Please use the facts presented above in your letters to both the BPP and the Governor. Failure of the courts to address the types of problems in Joseph’s case is major grounds for clemency. Although historically, Texas governors have not seen mercy as having a role in deciding whether to grant clemency, they have occasionally gone on record as saying that clemency is the “fail safe” for omissions during the judicial process. Please acknowledge in your letters that a crime was committed with the loss of a life and causing pain to the family of the victim. Include in your letter any other reasons that you feel should be considered when making a decision about whether this man’s life should be terminated or spared.

These letters must reach the Governor and the BPP by a week before the scheduled execution, so do it as soon as possible.

Here is the contact information:

How to address the envelope:

Board of Pardons and Paroles
Executive Clemency Section
8610 Shoal Creek Boulevard
Austin, TX 78757

Address your letter to:

Rissie Owens and other Board Members
Board of Pardons and Paroles
Executive Clemency Section
8610 Shoal Creek Boulevard
Austin, TX 78757

Dear Board Member:

Ms. Ramirez, the clemency coordinator will fax your letter to each board member. Please do not try to send individual letter to each board member at their individual office. They will be mishandled if you do that.

Letter to the governor:
Rick Perry
Governor, State of Texas
Office of the Governor
P.O. Box 12428
Austin, Texas 78711-2428

Dear Governor Perry:

4 comments:

Anonymous said...

DON'T GIVE THIS CUTE GUY A CHANCE TO EXECUTE "YOU" too!



S.A. eatery killer will be executed



A Bexar County jury deliberated less than 2 hours Wednesday before
deciding convicted capital murderer Kevin Watts should die for last
year's Sam Won Garden massacre that left 2 cooks and a manager dead.


As 226th District Judge Sid Harle pronounced the death sentence, Watts,
22, showed little emotion.


His girlfriend and mother of his 2-year-old daughter wept, and a member
of Watts' family helped her out of the courtroom.


"I love my family, and I want them to know that I'll be all right to the
end," Watts said in a brief statement before being led away in cuffs. He
also apologized to the family of the victims, tempering his apology with:
"If they hate me, they hate me."


Insik Kim, the restaurant's former owner and father of one of Watts'
victims, said afterward, "His apology, right now I cannot accept it.


"I hope nothing happens again like this in San Antonio," he said.


Watts was convicted last week of capital murder, which made him eligible
for death row or a life sentence. A life sentence would have made him
eligible for parole in 40 years.


"He would have been a danger during that 40 years in prison," said
Assistant District Attorney Bill Pennington, the lead prosecutor in the
case. "This was the right punishment."


The city's tight-knit Korean community has grieved over the murders.


Throughout the trial, jurors wept openly and showed their shock over
evidence presented by the prosecution.


After the death sentence was announced, several jurors hugged members of
the victims' families and gave their condolences.


On March 1, 2002, Watts entered the Northeast Side restaurant at 4527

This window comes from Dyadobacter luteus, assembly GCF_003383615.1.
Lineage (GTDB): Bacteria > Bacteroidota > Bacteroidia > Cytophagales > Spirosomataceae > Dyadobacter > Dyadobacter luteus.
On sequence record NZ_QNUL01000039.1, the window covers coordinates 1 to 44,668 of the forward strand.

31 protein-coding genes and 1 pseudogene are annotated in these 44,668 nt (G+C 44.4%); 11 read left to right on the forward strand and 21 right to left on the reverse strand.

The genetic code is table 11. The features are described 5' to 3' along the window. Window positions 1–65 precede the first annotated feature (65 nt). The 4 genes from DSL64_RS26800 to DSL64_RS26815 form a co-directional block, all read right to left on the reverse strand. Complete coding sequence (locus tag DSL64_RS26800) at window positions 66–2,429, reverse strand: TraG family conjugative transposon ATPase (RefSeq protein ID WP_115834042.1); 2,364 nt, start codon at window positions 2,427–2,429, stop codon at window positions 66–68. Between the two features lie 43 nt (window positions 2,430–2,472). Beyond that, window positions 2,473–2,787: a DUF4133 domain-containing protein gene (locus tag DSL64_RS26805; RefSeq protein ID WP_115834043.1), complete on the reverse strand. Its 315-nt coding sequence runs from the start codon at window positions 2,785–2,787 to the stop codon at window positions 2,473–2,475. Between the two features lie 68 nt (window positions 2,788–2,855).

Goldfield Road. The restaurant wasn't yet open when Watts entered and
fired a gunshot into the ceiling as four workers prepared for business.


He rounded up the 4 workers into the kitchen and shot three of them in
the back of the head: Hak Po Kim, 30, the restaurant owner's son; and
cooks Yuan Tzu Banks, 52, and Chae Sun Shook, 59.


He allowed the fourth worker, Kim's new bride, to live but testimony
showed he abducted her and sexually assaulted her before police caught up
with him at a North Side apartment complex.


In closing arguments Wednesday, defense attorney Tina Tussay argued to
the jury that although the evidence against her client was damning,
sentencing Watts in retaliation would be wrong.


She argued that Watts had gone on a narcotic and alcohol consumption
binge prior to the homicides and that he "suffered a drug-induced
psychosis" that led to his actions.


Besides the Sam Won restaurant killings, Watts' criminal history only
includes a string of misdemeanors that wouldn't mark him as a threat to
society, Tussay said.


"2 wrongs don't make a right," Tussay told jurors. "Don't go back and
retaliate because of the anger you feel."


But prosecutors countered that Watts is a continuing threat, noting he's
a member of a street gang and has aspirations of joining a prison gang.


After the punishment was announced, Tussay said the jury's decision only
claimed another life.


"What a waste of 4 lives," she said.


Kim's wife, who testified twice during the trial that Watts was the
killer and a rapist, was allowed to address Watts before he was taken away.


However, an employee with the district attorney's office had to read her
note aloud because the young woman began sobbing uncontrollably as she
stood within 10 feet of Watts.


"My husband and I were very happy," she wrote. Watts "took everything
that I have."


(source: San Antonio Express-News)

David said...

This coward of what they call a human being, should be hung on a tree at the Alamo, for everyone to see. He is a shame to the human race. His actions were like an animal and he should be put to death, before he breeds more like him!

Anonymous said...

Guess what? It is October 16, 2008 @ 7:28PM. Justice has just been served to Kevin Watts. May God have mercy on his soul.

Anonymous said...

Let him die. I am sick of animals killing innocent people and then looking for sympathy from society. Good riddence.